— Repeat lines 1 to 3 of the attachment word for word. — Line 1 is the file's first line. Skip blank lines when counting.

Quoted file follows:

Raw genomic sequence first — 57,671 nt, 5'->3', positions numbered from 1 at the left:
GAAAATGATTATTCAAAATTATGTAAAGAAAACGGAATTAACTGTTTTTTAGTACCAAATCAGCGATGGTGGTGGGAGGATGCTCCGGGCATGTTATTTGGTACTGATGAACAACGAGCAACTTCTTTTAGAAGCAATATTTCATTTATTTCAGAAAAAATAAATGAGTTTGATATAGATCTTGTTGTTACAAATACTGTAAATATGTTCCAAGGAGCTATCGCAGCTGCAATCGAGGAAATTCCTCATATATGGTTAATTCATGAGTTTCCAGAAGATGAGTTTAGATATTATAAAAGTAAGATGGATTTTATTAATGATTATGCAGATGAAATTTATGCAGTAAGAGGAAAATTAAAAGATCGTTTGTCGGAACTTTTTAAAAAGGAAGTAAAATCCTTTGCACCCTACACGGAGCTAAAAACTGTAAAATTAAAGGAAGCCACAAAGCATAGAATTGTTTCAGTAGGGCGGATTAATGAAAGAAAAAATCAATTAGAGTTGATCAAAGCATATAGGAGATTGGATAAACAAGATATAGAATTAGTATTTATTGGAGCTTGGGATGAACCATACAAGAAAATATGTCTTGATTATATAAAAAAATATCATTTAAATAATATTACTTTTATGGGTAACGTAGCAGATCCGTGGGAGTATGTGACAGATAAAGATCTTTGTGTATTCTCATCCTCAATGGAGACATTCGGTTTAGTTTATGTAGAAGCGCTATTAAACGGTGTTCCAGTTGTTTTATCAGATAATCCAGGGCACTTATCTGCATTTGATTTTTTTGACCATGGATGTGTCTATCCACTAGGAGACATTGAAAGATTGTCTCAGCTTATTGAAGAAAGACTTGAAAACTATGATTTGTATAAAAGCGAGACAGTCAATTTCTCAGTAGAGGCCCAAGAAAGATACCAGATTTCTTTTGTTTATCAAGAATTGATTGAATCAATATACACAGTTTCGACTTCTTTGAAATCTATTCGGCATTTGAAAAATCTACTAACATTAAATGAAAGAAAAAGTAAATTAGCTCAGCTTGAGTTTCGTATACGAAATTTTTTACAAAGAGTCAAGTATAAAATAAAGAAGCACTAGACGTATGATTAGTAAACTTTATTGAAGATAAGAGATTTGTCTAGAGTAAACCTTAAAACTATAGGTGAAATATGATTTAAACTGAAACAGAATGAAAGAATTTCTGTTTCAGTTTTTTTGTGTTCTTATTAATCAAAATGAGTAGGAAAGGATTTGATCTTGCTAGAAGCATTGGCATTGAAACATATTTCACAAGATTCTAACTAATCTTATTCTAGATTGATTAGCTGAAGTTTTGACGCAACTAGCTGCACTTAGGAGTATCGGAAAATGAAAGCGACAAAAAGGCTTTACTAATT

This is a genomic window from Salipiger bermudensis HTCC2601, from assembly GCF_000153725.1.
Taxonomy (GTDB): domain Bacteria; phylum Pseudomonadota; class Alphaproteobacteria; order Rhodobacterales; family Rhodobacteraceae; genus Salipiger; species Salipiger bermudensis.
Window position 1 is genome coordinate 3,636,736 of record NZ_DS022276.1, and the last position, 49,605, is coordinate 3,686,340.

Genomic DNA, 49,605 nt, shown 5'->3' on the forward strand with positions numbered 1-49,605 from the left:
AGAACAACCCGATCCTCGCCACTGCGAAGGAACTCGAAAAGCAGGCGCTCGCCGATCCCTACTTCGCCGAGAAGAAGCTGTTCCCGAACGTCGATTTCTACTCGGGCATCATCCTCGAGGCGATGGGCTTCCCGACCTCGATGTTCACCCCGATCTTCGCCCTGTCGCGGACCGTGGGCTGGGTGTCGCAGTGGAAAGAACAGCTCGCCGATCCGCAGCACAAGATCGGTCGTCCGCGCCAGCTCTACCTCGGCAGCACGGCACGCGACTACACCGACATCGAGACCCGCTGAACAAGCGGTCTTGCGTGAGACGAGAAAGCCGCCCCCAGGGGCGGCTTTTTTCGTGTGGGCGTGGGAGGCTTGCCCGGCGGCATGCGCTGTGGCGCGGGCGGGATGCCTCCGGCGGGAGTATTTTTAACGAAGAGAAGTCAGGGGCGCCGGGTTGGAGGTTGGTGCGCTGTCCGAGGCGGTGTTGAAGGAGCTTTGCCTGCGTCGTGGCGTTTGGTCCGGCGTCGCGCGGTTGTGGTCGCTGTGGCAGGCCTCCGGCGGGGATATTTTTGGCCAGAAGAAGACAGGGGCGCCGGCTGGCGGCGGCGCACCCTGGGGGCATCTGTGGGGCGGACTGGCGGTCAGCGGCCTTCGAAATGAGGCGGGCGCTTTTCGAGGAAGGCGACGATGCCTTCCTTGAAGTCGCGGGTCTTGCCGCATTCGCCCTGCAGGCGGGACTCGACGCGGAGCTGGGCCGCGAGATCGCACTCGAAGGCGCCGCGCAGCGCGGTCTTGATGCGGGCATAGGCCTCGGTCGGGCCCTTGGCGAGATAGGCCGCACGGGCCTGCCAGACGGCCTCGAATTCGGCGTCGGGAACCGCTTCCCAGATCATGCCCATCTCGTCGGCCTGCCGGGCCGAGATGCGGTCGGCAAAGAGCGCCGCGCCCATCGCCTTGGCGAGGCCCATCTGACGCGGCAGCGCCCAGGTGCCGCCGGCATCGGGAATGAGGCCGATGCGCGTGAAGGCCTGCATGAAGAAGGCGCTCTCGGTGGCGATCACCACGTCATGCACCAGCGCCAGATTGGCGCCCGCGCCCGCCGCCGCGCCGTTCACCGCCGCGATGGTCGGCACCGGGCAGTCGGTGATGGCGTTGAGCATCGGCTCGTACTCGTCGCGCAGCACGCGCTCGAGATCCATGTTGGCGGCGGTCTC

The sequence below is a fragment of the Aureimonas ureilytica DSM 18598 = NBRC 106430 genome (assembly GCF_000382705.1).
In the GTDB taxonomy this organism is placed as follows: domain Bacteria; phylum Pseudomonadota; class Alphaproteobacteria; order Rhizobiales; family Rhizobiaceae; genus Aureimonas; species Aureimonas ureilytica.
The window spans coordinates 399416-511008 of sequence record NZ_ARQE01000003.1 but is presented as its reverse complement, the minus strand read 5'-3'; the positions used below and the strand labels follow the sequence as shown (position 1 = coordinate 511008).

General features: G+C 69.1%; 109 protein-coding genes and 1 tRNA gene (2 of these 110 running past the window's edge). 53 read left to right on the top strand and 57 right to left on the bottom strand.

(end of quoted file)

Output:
Raw genomic sequence first — 57,671 nt, 5'->3', positions numbered from 1 at the left:
GAAAATGATTATTCAAAATTATGTAAAGAAAACGGAATTAACTGTTTTTTAGTACCAAATCAGCGATGGTGGTGGGAGGATGCTCCGGGCATGTTATTTGGTACTGATGAACAACGAGCAACTTCTTTTAGAAGCAATATTTCATTTATTTCAGAAAAAATAAATGAGTTTGATATAGATCTTGTTGTTACAAATACTGTAAATATGTTCCAAGGAGCTATCGCAGCTGCAATCGAGGAAATTCCTCATATATGGTTAATTCATGAGTTTCCAGAAGATGAGTTTAGATATTATAAAAGTAAGATGGATTTTATTAATGATTATGCAGATGAAATTTATGCAGTAAGAGGAAAATTAAAAGATCGTTTGTCGGAACTTTTTAAAAAGGAAGTAAAATCCTTTGCACCCTACACGGAGCTAAAAACTGTAAAATTAAAGGAAGCCACAAAGCATAGAATTGTTTCAGTAGGGCGGATTAATGAAAGAAAAAATCAATTAGAGTTGATCAAAGCATATAGGAGATTGGATAAACAAGATATAGAATTAGTATTTATTGGAGCTTGGGATGAACCATACAAGAAAATATGTCTTGATTATATAAAAAAATATCATTTAAATAATATTACTTTTATGGGTAACGTAGCAGATCCGTGGGAGTATGTGACAGATAAAGATCTTTGTGTATTCTCATCCTCAATGGAGACATTCGGTTTAGTTTATGTAGAAGCGCTATTAAACGGTGTTCCAGTTGTTTTATCAGATAATCCAGGGCACTTATCTGCATTTGATTTTTTTGACCATGGATGTGTCTATCCACTAGGAGACATTGAAAGATTGTCTCAGCTTATTGAAGAAAGACTTGAAAACTATGATTTGTATAAAAGCGAGACAGTCAATTTCTCAGTAGAGGCCCAAGAAAGATACCAGATTTCTTTTGTTTATCAAGAATTGATTGAATCAATATACACAGTTTCGACTTCTTTGAAATCTATTCGGCATTTGAAAAATCTACTAACATTAAATGAAAGAAAAAGTAAATTAGCTCAGCTTGAGTTTCGTATACGAAATTTTTTACAAAGAGTCAAGTATAAAATAAAGAAGCACTAGACGTATGATTAGTAAACTTTATTGAAGATAAGAGATTTGTCTAGAGTAAACCTTAAAACTATAGGTGAAATATGATTTAAACTGAAACAGAATGAAAGAATTTCTGTTTCAGTTTTTTTGTGTTCTTATTAATCAAAATGAGTAGGAAAGGATTTGATCTTGCTAGAAGCATTGGCATTGAAACATATTTCACAAGATTCTAACTAATCTTATTCTAGATTGATTAGCTGAAGTTTTGACGCAACTAGCTGCACTTAGGAGTATCGGAAAATGAAAGCGACAAAAAGGCTTTACTAATT

This is a genomic window from Salipiger bermudensis HTCC2601, from assembly GCF_000153725.1.